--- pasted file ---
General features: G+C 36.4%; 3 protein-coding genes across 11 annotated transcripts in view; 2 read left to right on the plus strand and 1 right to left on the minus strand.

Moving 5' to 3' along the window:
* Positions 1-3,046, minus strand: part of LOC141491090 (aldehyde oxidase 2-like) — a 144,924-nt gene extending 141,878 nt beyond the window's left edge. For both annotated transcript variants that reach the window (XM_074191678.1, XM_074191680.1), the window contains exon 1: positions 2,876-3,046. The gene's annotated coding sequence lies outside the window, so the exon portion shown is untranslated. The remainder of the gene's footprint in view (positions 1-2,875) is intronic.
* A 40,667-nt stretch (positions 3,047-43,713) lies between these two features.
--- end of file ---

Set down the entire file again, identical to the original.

General features: G+C 36.4%; 3 protein-coding genes across 11 annotated transcripts in view; 2 read left to right on the plus strand and 1 right to left on the minus strand.

Moving 5' to 3' along the window:
* Positions 1-3,046, minus strand: part of LOC141491090 (aldehyde oxidase 2-like) — a 144,924-nt gene extending 141,878 nt beyond the window's left edge. For both annotated transcript variants that reach the window (XM_074191678.1, XM_074191680.1), the window contains exon 1: positions 2,876-3,046. The gene's annotated coding sequence lies outside the window, so the exon portion shown is untranslated. The remainder of the gene's footprint in view (positions 1-2,875) is intronic.
* A 40,667-nt stretch (positions 3,047-43,713) lies between these two features.